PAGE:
7. Right-click on the layer again and select Properties. In the Layer Properties, open the Source menu, and expand the Multidimensional Info section.

    The variables and variable properties of the multidimensional dataset are listed. Expand the cfsrsst variable to see the dimension information. In this case, the sea surface temperature data is organized with a time dimension called StdTime (Standard Time), with an interval of 1 month from 1980 to 2015, for a total of 432 rasters.

  8. Click OK to close the Layer Properties.
  9. When you added the multidimensional raster layer, the Multidimensional tab appeared under Raster Layer in the ribbon. Click on the Multidimensional tab to view the capabilities available.

    The Multidimensional tab

  10. Use the StdTime drop-down list in the Current Display Slice group to display the monthly sea surface temperature for various months and years.

Process sea surface temperature data

As you saw in the layer properties, the data you are working with is monthly sea surface temperature. As a climate scientist, you may be interested in yearly maximum sea surface temperature, and in temperature anomalies.


The tools used in this section are in the Multidimensional Analysis toolset, under the Image Analyst toolbox. Alternatively, the Multidimensional Tools toolbox is a separate toolbox containing tools that allow you to manage multidimensional raster data.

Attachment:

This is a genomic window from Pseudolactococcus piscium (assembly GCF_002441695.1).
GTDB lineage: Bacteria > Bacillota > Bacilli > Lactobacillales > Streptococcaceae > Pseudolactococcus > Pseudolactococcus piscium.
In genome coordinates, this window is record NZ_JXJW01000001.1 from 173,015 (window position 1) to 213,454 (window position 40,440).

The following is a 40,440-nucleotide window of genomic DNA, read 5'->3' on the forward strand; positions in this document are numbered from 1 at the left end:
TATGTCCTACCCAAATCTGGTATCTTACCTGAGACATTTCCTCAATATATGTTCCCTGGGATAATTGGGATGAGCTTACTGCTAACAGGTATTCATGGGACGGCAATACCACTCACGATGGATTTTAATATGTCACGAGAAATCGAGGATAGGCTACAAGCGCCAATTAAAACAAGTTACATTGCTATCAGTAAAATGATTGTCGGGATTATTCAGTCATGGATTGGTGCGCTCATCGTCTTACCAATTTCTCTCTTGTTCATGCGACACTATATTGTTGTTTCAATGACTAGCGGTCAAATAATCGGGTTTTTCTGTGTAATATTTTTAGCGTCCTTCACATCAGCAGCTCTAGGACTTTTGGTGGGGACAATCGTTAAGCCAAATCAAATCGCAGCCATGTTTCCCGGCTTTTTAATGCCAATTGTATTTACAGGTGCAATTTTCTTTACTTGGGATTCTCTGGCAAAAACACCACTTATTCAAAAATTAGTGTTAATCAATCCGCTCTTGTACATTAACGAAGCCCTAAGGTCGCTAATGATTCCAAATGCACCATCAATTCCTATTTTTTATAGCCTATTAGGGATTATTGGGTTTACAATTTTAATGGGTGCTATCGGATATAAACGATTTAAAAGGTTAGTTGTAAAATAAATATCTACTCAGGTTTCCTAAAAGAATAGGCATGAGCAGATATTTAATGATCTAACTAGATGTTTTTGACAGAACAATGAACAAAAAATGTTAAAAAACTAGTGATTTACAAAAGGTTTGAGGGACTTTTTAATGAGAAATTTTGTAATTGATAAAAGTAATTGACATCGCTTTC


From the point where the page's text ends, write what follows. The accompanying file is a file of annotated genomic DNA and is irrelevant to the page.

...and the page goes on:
1. On the Multidimensional tab, in the Analysis group, click the Aggregate button to open the Aggregate Multidimensional Raster geoprocessing tool.

    This tool combines slices from an existing multidimensional dataset along a dimension to generate a new CRF multidimensional raster.

    If the ArcGIS Image Analyst extension has not been licensed for ArcGIS Pro, you cannot access these tools.
  2. Enter the parameters as follows:
    • Input Multidimensional
    • Variablescfsrsst [StdTime=432] ((null)) check
    • Output Multidimensional RasterYearlySST.crf
    • DimensionStdTime
    • Aggregation MethodMaximum
    • Aggregation DefinitionInterval Keyword
    • Keyword IntervalYearly
    • Ignore NoData—check

    Aggregate Multidimensional Raster dialog box

  3. Click Run.

    The result is a multidimensional raster dataset, in .crf format, containing the yearly maximum sea surface temperature value for every pixel and for every year in the dataset.

  4. Double-click the YearlySST.crf layer in the Contents pane to open the Layer Properties dialog box. Open the Source menu, and expand the Multidimensional Info section. Notice that the number of StdTime values has dropped from 432 (months) to 36 (years).